Mormonism, warts and all

Paradoxically, Mormons improve our public image when we stop being so concerned with appearing perfect.

Opposition“You make us look bad.”

“You’re just giving fuel to the fire of anti-Mormonism.”

“You couldn’t possibly have a testimony of the gospel and believe what you do about gay marriage/women’s ordination/green Jell-o with shredded carrot.” (The first two are welcome and the final item is an abomination.)

In my four years as a blogger I’ve heard multiple variations of these statements. Some Mormons complain that any crack in our institutional armor, any whiff of internal dissent, damages our public image and hinders missionary work.

I’ve been reading the new issue of The Mormon Studies Review (which, if you haven’t seen it, is a terrific new journal), and the opening article offers some interesting observations on the value of Mormon dissent. It’s by Professor Laurie Maffly-Kipp, a non-Mormon scholar who pioneered the teaching of Mormon Studies at the university level, first at UNC-Chapel Hill and now at Washington University.

In 15 years of teaching courses on Mormonism her students have come from a variety of backgrounds – mostly “low church” evangelical, but also including Muslims, atheists, and Mormons themselves.

Many, she writes, come into the class with some personal experience of Mormons as people but with little to no knowledge of the institutional LDS Church. And what they do know is negative: “They assume Mormons do not think for themselves and conclude that church members are either gullible or misinformed.” Their encounters with Mormon missionaries and “faith-promoting history” only makes such stereotypes worse.

What shatters the stereotypes is hearing faithful Mormons disagree.

Maffly-Kipp writes that rather than confusing non-Mormon students who are trying to understand the religion, the discrepancies between ideals and lived realities actually cause students to challenge their assumptions:

Students are willing to accept—or at least respect—a surprising variety of beliefs if they are convinced people are thinking for themselves. This is true even of some of the more controversial elements of the tradition. Indeed, airing internal dissent over the history of polygamy, racial discrimination, and women’s issues . . . helps students to see that believers wrestle with difficult issues in a variety of ways.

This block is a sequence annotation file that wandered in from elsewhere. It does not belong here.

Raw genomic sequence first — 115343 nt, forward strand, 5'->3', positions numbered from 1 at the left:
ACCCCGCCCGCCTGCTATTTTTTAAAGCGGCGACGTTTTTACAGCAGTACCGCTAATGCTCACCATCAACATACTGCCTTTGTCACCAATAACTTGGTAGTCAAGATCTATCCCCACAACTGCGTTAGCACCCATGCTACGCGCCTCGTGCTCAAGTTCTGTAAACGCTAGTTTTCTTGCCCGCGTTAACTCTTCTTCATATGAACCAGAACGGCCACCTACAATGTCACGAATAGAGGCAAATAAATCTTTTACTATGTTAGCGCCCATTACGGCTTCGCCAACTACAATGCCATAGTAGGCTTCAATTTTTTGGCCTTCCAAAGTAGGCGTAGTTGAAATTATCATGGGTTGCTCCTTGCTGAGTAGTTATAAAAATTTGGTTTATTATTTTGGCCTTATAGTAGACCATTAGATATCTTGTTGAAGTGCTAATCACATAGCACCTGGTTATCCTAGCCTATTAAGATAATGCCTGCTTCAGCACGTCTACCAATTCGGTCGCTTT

Maffly-Kipp acknowledges that it may seem counterintuitive that outsiders’ opinions of Mormonism improve when they see conflict occurring within, but that’s precisely what happens. As one student put it, the most significant thing she learned in the course was that “Mormonism is a diverse place.”

As a blogger, I believe that open public debate about issues that affect Mormon life is vital in a healthy religious community. The more controversial the issue, the more important it is to have our discussions about it aloud in the public square.

I’ve found, however, that this argument – that we should welcome internal dissent for our own sake – does little to sway the folks who complain that such discussion is equivalent to airing our dirty laundry for all to see.

What might persuade these people instead — since we are such a young religion and, like all teenagers, are desperately concerned with how we appear to others – is findings like Maffly-Kipp’s. Mormonism is more appealing and understandable to outsiders when we participate in open debates, revealing the chinks in our armor.

Paradoxically, we improve our public image when we stop being so concerned with appearing perfect.



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